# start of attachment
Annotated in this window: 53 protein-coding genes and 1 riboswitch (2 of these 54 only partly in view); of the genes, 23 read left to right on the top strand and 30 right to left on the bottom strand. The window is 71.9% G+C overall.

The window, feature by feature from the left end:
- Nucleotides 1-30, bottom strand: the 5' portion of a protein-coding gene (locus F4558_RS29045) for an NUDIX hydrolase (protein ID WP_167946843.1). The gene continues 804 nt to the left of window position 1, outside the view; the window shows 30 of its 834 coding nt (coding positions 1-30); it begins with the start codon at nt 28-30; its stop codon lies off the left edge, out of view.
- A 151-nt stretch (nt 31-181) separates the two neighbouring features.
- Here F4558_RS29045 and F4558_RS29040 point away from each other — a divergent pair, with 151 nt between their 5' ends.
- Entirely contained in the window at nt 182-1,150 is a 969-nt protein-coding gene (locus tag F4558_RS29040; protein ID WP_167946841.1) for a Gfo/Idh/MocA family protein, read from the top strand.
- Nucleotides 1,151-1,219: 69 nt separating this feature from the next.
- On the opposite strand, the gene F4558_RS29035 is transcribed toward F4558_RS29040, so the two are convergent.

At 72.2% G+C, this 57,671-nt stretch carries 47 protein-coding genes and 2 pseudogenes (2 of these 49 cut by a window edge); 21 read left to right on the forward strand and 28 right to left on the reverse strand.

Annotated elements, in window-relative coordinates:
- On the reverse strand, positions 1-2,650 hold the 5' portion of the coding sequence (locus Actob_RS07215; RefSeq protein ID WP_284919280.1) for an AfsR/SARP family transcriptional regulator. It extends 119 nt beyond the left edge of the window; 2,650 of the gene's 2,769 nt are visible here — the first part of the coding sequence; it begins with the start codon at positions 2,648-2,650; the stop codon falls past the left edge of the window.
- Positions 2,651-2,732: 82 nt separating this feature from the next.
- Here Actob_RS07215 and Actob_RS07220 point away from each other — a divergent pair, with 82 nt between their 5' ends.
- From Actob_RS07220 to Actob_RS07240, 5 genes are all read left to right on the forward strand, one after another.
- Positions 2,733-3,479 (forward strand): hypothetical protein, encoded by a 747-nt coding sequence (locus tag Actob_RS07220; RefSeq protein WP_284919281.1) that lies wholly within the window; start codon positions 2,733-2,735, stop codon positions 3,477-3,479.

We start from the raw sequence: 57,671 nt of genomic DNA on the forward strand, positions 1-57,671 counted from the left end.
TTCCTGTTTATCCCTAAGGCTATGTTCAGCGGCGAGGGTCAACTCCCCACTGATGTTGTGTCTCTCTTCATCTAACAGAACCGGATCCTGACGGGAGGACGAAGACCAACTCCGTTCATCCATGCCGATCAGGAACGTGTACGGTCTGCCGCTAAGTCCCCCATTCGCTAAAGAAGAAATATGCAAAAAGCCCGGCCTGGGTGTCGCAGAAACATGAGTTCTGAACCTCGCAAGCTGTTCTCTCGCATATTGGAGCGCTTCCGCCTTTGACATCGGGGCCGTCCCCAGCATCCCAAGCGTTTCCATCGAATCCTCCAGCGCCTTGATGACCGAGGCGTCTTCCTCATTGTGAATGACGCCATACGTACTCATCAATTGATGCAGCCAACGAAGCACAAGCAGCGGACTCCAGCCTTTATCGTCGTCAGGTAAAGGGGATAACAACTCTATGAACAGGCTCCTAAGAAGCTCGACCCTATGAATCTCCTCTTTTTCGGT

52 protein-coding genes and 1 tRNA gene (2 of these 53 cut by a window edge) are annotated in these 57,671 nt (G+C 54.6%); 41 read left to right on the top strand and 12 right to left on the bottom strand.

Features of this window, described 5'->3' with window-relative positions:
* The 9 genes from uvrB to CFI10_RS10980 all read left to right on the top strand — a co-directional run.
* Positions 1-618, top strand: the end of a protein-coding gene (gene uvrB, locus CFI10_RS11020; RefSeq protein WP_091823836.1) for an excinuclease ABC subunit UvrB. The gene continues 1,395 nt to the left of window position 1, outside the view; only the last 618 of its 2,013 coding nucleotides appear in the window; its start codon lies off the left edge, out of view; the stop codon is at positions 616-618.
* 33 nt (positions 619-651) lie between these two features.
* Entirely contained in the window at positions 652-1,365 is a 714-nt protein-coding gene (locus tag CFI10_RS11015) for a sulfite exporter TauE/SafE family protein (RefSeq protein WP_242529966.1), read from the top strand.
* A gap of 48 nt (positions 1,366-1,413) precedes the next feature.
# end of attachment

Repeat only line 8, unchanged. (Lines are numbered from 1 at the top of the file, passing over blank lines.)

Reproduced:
- On the opposite strand, the gene F4558_RS29035 is transcribed toward F4558_RS29040, so the two are convergent.